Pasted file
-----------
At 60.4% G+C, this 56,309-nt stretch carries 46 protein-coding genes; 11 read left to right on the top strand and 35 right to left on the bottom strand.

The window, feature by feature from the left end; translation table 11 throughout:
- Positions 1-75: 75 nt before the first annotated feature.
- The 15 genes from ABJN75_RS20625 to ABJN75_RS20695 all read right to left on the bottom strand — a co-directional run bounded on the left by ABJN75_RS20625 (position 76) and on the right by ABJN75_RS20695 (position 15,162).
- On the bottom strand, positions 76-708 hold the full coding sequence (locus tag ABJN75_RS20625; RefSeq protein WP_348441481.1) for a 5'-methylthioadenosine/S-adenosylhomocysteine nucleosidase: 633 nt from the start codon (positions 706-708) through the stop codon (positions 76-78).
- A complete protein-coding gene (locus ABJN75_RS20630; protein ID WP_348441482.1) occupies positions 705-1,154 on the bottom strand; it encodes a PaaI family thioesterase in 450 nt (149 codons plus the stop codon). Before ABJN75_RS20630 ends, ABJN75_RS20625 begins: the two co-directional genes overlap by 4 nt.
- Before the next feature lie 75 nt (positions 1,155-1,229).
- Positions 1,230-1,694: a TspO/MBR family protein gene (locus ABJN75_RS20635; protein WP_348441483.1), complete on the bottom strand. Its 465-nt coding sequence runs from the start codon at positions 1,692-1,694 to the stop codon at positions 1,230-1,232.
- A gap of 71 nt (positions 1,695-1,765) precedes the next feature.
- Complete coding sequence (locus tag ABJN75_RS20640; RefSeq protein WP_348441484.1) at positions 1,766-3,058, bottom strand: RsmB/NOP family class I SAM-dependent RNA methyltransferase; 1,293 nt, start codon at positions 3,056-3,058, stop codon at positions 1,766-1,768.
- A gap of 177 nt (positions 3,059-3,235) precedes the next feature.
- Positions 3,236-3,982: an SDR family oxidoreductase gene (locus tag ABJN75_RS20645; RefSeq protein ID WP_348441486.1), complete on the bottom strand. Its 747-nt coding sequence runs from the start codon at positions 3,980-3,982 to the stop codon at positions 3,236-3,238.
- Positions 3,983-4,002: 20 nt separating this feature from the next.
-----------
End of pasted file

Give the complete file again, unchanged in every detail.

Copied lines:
At 60.4% G+C, this 56,309-nt stretch carries 46 protein-coding genes; 11 read left to right on the top strand and 35 right to left on the bottom strand.

The window, feature by feature from the left end; translation table 11 throughout:
- Positions 1-75: 75 nt before the first annotated feature.
- The 15 genes from ABJN75_RS20625 to ABJN75_RS20695 all read right to left on the bottom strand — a co-directional run bounded on the left by ABJN75_RS20625 (position 76) and on the right by ABJN75_RS20695 (position 15,162).
- On the bottom strand, positions 76-708 hold the full coding sequence (locus tag ABJN75_RS20625; RefSeq protein WP_348441481.1) for a 5'-methylthioadenosine/S-adenosylhomocysteine nucleosidase: 633 nt from the start codon (positions 706-708) through the stop codon (positions 76-78).
- A complete protein-coding gene (locus ABJN75_RS20630; protein ID WP_348441482.1) occupies positions 705-1,154 on the bottom strand; it encodes a PaaI family thioesterase in 450 nt (149 codons plus the stop codon). Before ABJN75_RS20630 ends, ABJN75_RS20625 begins: the two co-directional genes overlap by 4 nt.
- Before the next feature lie 75 nt (positions 1,155-1,229).
- Positions 1,230-1,694: a TspO/MBR family protein gene (locus ABJN75_RS20635; protein WP_348441483.1), complete on the bottom strand. Its 465-nt coding sequence runs from the start codon at positions 1,692-1,694 to the stop codon at positions 1,230-1,232.
- A gap of 71 nt (positions 1,695-1,765) precedes the next feature.
- Complete coding sequence (locus tag ABJN75_RS20640; RefSeq protein WP_348441484.1) at positions 1,766-3,058, bottom strand: RsmB/NOP family class I SAM-dependent RNA methyltransferase; 1,293 nt, start codon at positions 3,056-3,058, stop codon at positions 1,766-1,768.
- A gap of 177 nt (positions 3,059-3,235) precedes the next feature.
- Positions 3,236-3,982: an SDR family oxidoreductase gene (locus tag ABJN75_RS20645; RefSeq protein ID WP_348441486.1), complete on the bottom strand. Its 747-nt coding sequence runs from the start codon at positions 3,980-3,982 to the stop codon at positions 3,236-3,238.
- Positions 3,983-4,002: 20 nt separating this feature from the next.